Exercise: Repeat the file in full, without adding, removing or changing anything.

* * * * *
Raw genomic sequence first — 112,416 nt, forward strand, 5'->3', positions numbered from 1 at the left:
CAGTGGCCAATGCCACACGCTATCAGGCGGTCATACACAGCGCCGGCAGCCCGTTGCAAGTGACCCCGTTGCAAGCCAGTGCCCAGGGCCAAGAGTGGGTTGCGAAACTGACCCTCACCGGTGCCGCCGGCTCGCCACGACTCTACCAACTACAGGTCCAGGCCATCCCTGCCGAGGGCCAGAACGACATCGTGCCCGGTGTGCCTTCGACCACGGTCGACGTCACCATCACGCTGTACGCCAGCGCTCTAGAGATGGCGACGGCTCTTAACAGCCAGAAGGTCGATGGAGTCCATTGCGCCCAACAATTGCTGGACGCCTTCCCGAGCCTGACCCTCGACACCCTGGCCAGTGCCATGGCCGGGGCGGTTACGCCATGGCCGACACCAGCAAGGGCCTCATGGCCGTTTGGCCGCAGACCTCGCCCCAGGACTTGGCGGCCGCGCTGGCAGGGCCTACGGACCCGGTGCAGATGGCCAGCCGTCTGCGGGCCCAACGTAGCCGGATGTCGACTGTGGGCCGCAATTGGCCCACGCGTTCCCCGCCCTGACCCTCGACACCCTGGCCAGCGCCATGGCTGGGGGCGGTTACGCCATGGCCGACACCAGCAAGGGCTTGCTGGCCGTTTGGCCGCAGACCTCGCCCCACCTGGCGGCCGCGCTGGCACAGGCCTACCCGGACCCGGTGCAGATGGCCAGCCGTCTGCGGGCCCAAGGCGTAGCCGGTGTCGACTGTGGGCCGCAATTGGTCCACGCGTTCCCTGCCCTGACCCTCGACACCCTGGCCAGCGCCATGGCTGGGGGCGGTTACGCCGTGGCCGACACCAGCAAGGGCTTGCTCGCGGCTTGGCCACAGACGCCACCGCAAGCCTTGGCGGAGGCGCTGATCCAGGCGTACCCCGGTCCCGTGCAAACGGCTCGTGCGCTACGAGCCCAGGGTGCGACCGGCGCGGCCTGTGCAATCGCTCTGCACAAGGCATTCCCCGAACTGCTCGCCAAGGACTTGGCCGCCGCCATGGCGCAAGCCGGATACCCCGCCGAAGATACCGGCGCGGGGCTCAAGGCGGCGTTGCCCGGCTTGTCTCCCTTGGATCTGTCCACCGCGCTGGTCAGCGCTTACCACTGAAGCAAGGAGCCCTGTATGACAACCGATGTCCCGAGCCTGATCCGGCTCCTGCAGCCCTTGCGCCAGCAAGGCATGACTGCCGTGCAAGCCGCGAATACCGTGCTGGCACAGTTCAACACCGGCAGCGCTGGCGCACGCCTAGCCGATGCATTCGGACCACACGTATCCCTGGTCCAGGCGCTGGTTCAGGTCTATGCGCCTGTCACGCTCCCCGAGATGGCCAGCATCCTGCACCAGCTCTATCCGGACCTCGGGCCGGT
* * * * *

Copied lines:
Raw genomic sequence first — 112,416 nt, forward strand, 5'->3', positions numbered from 1 at the left:
CAGTGGCCAATGCCACACGCTATCAGGCGGTCATACACAGCGCCGGCAGCCCGTTGCAAGTGACCCCGTTGCAAGCCAGTGCCCAGGGCCAAGAGTGGGTTGCGAAACTGACCCTCACCGGTGCCGCCGGCTCGCCACGACTCTACCAACTACAGGTCCAGGCCATCCCTGCCGAGGGCCAGAACGACATCGTGCCCGGTGTGCCTTCGACCACGGTCGACGTCACCATCACGCTGTACGCCAGCGCTCTAGAGATGGCGACGGCTCTTAACAGCCAGAAGGTCGATGGAGTCCATTGCGCCCAACAATTGCTGGACGCCTTCCCGAGCCTGACCCTCGACACCCTGGCCAGTGCCATGGCCGGGGCGGTTACGCCATGGCCGACACCAGCAAGGGCCTCATGGCCGTTTGGCCGCAGACCTCGCCCCAGGACTTGGCGGCCGCGCTGGCAGGGCCTACGGACCCGGTGCAGATGGCCAGCCGTCTGCGGGCCCAACGTAGCCGGATGTCGACTGTGGGCCGCAATTGGCCCACGCGTTCCCCGCCCTGACCCTCGACACCCTGGCCAGCGCCATGGCTGGGGGCGGTTACGCCATGGCCGACACCAGCAAGGGCTTGCTGGCCGTTTGGCCGCAGACCTCGCCCCACCTGGCGGCCGCGCTGGCACAGGCCTACCCGGACCCGGTGCAGATGGCCAGCCGTCTGCGGGCCCAAGGCGTAGCCGGTGTCGACTGTGGGCCGCAATTGGTCCACGCGTTCCCTGCCCTGACCCTCGACACCCTGGCCAGCGCCATGGCTGGGGGCGGTTACGCCGTGGCCGACACCAGCAAGGGCTTGCTCGCGGCTTGGCCACAGACGCCACCGCAAGCCTTGGCGGAGGCGCTGATCCAGGCGTACCCCGGTCCCGTGCAAACGGCTCGTGCGCTACGAGCCCAGGGTGCGACCGGCGCGGCCTGTGCAATCGCTCTGCACAAGGCATTCCCCGAACTGCTCGCCAAGGACTTGGCCGCCGCCATGGCGCAAGCCGGATACCCCGCCGAAGATACCGGCGCGGGGCTCAAGGCGGCGTTGCCCGGCTTGTCTCCCTTGGATCTGTCCACCGCGCTGGTCAGCGCTTACCACTGAAGCAAGGAGCCCTGTATGACAACCGATGTCCCGAGCCTGATCCGGCTCCTGCAGCCCTTGCGCCAGCAAGGCATGACTGCCGTGCAAGCCGCGAATACCGTGCTGGCACAGTTCAACACCGGCAGCGCTGGCGCACGCCTAGCCGATGCATTCGGACCACACGTATCCCTGGTCCAGGCGCTGGTTCAGGTCTATGCGCCTGTCACGCTCCCCGAGATGGCCAGCATCCTGCACCAGCTCTATCCGGACCTCGGGCCGGT